In the very next race, Morocco’s Mohamed Amguoun (47.83) took 0.05 seconds off the men’s 400m T13 world record to top the podium. In a thrilling finish he accelerated in the last 50m as his rivals tired. Russia’s Egor Sharov (48.82) broke the European record for silver, whilst bronze went to Namibia’s Johannes Nambala.
The medallists in the women’s 200m T47 were separated by just 0.15 seconds. Cuba’s most successful Paralympian Yunidis Castillo (25.43) was the winner, her ninth world title, as she edged out the USA’s Deja Young (25.53) into silver. Bronze went to South Africa’s 400m gold medallist Anrune Liebenberg (25.58).
Ahmad Almutairi’s (17.53) gold in the men’s 100m T33 was Kuwait’s first world medal of any kind since 2002. He lowered his own championship record to finish well ahead of the British duo of Daniel Bramall (18.98) and Toby Gold (19.27).
“Thank god I managed to do well and get the gold medal, my first ever world championship medal. I was still off from my own world record by quite a bit but I think that’s mostly due to the wind. I now dream of getting a medal at the Paralympic games next year in Rio,” said Almutairi.
Poland’s Barbara Niewiedzial (2:22.09) completed the T20 middle distance double with victory in the women’s 800m. The Dutch pair of Mariia Koltcova (2:24.38) and Shirley Kerkhove (2:24.81) took silver and bronze.
The men’s version of the race was won by Russia’s Alexander Rabotnitskiy (1:53.63) who was pushed all the way to the line by Venezuela’s Luis Arturo Paiva (1:53.90). Bronze went to Russia’s Dmitrii Makarov (1:57.14) and all three medallists set personal bests.
Chinese athletes made the headlines in the field on Wednesday winning three titles and setting two new world records.
Pengxiang Sun (43.67m) broke the world record in the men’s javelin F41, adding more than six metres to his personal best. He topped the podium ahead of Iraq’s Kovan Abdulraheem (40.93m) and Great Britain’s Kyron Duke (37.99m).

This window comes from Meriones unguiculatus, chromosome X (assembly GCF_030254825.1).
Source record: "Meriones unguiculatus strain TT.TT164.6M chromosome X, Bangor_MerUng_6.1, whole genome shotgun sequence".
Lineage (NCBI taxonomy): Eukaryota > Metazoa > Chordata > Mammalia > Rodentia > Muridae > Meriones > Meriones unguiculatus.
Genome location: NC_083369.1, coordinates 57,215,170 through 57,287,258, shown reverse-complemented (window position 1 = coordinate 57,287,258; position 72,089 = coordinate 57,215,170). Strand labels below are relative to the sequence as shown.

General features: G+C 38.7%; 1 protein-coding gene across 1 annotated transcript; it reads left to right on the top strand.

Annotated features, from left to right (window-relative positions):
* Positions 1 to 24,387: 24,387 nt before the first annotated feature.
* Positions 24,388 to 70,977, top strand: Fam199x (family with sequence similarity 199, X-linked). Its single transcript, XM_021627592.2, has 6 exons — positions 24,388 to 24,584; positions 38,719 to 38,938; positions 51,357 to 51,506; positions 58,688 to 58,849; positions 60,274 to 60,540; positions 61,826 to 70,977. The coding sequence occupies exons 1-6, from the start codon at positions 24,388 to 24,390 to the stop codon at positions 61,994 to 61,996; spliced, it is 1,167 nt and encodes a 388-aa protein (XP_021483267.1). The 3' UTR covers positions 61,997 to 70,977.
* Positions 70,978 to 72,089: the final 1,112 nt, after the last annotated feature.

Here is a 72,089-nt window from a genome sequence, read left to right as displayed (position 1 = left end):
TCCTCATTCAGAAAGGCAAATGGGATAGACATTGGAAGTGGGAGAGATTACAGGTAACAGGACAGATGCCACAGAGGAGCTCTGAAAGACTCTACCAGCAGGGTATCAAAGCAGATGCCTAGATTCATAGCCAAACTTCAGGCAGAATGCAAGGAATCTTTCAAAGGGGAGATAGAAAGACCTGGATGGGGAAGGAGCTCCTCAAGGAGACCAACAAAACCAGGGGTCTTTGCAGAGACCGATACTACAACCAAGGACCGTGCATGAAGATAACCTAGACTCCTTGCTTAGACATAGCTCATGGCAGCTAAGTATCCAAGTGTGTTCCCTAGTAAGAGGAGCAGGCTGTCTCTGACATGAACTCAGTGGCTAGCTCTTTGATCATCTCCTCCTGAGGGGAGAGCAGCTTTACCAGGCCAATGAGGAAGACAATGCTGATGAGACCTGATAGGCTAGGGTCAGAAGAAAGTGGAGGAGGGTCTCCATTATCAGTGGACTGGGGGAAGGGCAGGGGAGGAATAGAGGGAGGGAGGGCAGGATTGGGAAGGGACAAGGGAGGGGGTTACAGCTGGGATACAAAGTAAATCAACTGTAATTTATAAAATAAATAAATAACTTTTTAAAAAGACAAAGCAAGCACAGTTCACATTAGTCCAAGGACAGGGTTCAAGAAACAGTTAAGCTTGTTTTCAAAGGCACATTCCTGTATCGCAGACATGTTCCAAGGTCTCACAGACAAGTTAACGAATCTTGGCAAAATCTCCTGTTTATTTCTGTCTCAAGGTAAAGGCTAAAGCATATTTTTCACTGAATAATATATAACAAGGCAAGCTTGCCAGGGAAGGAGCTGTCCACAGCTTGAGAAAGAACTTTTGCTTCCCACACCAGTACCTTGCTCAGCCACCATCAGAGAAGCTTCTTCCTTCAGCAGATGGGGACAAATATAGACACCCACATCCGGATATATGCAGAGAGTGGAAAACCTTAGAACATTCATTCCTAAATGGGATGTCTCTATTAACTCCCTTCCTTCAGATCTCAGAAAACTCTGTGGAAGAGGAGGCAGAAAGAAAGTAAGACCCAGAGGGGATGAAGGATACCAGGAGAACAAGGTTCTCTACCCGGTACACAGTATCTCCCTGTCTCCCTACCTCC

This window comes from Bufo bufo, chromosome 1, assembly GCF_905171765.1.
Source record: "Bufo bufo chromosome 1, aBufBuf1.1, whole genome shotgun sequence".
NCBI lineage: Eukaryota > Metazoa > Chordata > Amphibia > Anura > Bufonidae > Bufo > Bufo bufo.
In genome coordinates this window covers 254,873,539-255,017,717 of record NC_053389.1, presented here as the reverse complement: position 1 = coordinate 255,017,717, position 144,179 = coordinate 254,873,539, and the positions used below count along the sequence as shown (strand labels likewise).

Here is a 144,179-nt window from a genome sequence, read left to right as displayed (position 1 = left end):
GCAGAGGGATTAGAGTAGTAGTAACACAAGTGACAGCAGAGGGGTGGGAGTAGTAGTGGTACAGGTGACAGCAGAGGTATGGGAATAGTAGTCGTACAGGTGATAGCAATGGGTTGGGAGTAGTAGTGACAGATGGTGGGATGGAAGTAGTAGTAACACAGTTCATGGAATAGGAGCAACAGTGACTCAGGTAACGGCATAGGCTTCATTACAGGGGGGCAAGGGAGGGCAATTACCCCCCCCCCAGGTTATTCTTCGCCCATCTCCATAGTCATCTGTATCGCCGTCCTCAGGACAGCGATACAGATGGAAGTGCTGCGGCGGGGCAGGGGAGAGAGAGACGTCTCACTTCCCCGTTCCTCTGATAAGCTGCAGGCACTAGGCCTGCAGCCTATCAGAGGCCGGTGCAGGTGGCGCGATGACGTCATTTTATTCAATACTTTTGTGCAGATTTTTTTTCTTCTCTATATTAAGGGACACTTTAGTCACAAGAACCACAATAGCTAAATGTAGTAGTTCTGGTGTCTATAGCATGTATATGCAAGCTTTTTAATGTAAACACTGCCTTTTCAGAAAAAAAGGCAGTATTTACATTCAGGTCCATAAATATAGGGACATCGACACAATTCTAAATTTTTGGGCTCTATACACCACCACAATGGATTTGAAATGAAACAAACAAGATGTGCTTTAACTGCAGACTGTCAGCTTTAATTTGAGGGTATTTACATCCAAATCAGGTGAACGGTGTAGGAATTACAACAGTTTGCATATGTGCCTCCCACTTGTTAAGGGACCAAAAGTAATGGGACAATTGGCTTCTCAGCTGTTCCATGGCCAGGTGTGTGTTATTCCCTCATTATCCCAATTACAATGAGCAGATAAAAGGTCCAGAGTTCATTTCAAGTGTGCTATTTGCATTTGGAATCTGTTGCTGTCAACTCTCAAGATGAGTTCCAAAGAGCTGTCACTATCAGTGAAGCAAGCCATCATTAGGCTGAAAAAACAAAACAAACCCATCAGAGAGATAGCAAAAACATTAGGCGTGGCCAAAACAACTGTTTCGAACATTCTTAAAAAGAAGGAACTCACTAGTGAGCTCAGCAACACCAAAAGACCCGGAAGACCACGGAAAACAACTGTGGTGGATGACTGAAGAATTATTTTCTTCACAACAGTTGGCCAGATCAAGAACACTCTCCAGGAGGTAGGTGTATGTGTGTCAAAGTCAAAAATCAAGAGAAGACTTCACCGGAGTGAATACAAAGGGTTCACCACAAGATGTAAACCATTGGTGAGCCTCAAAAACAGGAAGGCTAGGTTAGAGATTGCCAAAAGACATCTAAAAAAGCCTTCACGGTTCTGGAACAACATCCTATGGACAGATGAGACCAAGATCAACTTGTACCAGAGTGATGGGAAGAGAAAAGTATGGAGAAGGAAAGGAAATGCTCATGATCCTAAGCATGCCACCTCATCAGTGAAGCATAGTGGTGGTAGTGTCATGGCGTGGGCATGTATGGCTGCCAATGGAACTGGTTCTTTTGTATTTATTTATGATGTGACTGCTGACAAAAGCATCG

Gold in the women’s shot put F44 went to Juan Yao (13.14m) who added nine centimetres to her previous world record. The other two medallists – China’s Yue Yang and Germany’s Frederike Charlotte Koleiski – both threw 11.75m, but the Chinese athlete took silver due to having the longest second put.
“This is my second gold medal, so I am really happy. It feels amazing to break the world record,” said Yao who won Sunday’s discus event.
Paralympic champion Fuliang Liu (7.19m) retained his long jump T47 title with an Asian record in the final round. The USA’s Roderick Townsend-Roberts (7.08m) and Indonesia’s Setiyo Budihartanto (6.95m) were the other medallists.
South Africa’s Reinhardt Hamman (50.06m) left it late to retain his men’s javelin F38 world title claiming gold with a championship record in the final round. Ukraine’s Oleksandr Doroshenko (48.44m), who looked set to win his second gold after shot put success earlier in the week, settled for silver. The Czech Republic’s Petr Vratil (46.17m) claimed bronze.
Russia’s Zhanna Fekolina (4.79m) won the women’s long jump F37 with a championship record in the second round. Germany continued their form in the pit with Franziska Liebhardt (4.57m) taking silver fractionally ahead of Russia’s Anna Sapozhnikova (4.56m).
Svetlana Krivenok (6.30m) of Russia threw a season’s best to claim the women’s shot put F33 by nearly a metre from Australia’s silver medallist Brydee Moore (5.31m). Greece’s Anthi Liagkou (4.85m) picked up bronze.
In the final event of the night, Germany won gold and bronze. Marie Buggenhagen (25.40m) topped the podium and was joined by teammate Marie Hawkeswood (20.09m). China’s Feixia Dong (22.74m) took silver.